Student debt slows the economy | editorial staff

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Congratulations if you are one of those young adults who can graduate from college without racking up a mountain of student debt. If you’re one of the growing numbers of college graduates with college debt, we’re sorry. You have become a member of a growing club.

According to data from LendEDU’s fifth annual Student Loan Debt by School by State Report, thousands of college graduates owe huge sums of money after graduation. The full report can be found at lendedu.com/student-loan-debt-by-school-by-state-2020/.

Some key findings suggest that young graduates face sizable loan payments for many years. In some cases, the debt is so high that it devours a disproportionate amount of the deductible.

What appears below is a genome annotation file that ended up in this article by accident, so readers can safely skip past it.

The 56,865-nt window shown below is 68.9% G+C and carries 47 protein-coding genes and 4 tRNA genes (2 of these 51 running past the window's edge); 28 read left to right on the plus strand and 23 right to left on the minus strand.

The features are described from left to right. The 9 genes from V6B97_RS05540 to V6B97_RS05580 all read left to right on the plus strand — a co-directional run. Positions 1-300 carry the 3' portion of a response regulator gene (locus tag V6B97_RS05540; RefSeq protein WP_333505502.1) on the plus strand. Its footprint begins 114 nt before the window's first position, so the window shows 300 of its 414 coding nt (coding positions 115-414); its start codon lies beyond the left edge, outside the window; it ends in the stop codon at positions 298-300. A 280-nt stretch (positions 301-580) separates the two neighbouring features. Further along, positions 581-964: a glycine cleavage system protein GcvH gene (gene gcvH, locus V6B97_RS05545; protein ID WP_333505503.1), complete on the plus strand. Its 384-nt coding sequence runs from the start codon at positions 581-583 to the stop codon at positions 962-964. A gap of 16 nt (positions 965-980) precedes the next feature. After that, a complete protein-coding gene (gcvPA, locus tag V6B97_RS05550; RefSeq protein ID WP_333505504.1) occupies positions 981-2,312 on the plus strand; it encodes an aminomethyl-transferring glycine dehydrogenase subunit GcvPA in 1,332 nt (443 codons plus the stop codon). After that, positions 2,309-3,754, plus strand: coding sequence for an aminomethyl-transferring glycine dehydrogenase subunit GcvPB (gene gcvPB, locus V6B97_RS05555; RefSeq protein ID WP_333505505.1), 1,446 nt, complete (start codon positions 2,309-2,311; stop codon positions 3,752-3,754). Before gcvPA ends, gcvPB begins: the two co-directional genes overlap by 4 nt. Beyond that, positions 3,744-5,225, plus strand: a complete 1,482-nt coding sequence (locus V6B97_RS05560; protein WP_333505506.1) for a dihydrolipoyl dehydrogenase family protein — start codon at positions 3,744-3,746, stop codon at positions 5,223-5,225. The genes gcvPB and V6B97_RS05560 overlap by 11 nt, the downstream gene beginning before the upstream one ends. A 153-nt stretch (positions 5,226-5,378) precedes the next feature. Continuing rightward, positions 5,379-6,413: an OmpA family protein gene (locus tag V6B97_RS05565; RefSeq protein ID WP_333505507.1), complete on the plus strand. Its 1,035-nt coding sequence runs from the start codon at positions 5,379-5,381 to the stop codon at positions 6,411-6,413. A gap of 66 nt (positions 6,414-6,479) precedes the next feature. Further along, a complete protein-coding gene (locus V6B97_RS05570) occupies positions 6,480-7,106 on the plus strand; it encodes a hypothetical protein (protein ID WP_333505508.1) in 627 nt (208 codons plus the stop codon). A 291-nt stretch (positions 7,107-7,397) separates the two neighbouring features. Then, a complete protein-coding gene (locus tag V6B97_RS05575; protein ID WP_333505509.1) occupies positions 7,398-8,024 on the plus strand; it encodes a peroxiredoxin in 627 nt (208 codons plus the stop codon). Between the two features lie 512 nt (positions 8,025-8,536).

With so much of their income being used to pay back student loans, these unfortunate graduates will not make the usual purchases such as cars, clothes, houses, and appliances until they withdraw their loans. While they stand on the sidelines, the country’s economy is strained by the lack of their purchasing power.

Take a moment to let the data sink in:

Nationwide, the average student loan debt per borrower for the 2019 class was $ 29,076. This is an increase of $ 511 from the prior year figure of $ 28,565.

At the state level for the 2019 class, the average student loan debt per borrower ranged from a low of $ 16,633 in Utah to a high of $ 41,579 in Connecticut. The average debt in Nebraska is $ 24,266, which is in the bottom third.

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